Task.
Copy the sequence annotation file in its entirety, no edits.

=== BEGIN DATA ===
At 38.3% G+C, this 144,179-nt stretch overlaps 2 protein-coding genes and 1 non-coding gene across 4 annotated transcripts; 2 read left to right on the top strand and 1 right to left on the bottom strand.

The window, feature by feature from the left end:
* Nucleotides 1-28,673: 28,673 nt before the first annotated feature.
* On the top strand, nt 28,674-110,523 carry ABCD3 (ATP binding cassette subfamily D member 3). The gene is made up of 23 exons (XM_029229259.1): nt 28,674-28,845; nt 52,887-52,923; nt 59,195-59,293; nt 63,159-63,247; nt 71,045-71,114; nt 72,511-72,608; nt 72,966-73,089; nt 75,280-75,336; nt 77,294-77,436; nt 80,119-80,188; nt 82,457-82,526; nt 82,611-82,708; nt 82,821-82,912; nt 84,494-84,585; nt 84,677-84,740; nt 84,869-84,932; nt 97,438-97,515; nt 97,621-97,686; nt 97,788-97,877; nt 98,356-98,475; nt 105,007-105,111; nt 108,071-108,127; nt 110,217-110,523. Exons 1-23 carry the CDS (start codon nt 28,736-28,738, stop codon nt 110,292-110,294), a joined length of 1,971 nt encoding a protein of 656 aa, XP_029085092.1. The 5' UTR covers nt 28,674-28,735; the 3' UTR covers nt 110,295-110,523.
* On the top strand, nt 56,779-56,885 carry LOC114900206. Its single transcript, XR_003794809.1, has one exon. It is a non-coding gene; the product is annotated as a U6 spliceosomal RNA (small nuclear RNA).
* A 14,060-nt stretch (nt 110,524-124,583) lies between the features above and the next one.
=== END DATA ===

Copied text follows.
At 38.3% G+C, this 144,179-nt stretch overlaps 2 protein-coding genes and 1 non-coding gene across 4 annotated transcripts; 2 read left to right on the top strand and 1 right to left on the bottom strand.

The window, feature by feature from the left end:
* Nucleotides 1-28,673: 28,673 nt before the first annotated feature.
* On the top strand, nt 28,674-110,523 carry ABCD3 (ATP binding cassette subfamily D member 3). The gene is made up of 23 exons (XM_029229259.1): nt 28,674-28,845; nt 52,887-52,923; nt 59,195-59,293; nt 63,159-63,247; nt 71,045-71,114; nt 72,511-72,608; nt 72,966-73,089; nt 75,280-75,336; nt 77,294-77,436; nt 80,119-80,188; nt 82,457-82,526; nt 82,611-82,708; nt 82,821-82,912; nt 84,494-84,585; nt 84,677-84,740; nt 84,869-84,932; nt 97,438-97,515; nt 97,621-97,686; nt 97,788-97,877; nt 98,356-98,475; nt 105,007-105,111; nt 108,071-108,127; nt 110,217-110,523. Exons 1-23 carry the CDS (start codon nt 28,736-28,738, stop codon nt 110,292-110,294), a joined length of 1,971 nt encoding a protein of 656 aa, XP_029085092.1. The 5' UTR covers nt 28,674-28,735; the 3' UTR covers nt 110,295-110,523.
* On the top strand, nt 56,779-56,885 carry LOC114900206. Its single transcript, XR_003794809.1, has one exon. It is a non-coding gene; the product is annotated as a U6 spliceosomal RNA (small nuclear RNA).
* A 14,060-nt stretch (nt 110,524-124,583) lies between the features above and the next one.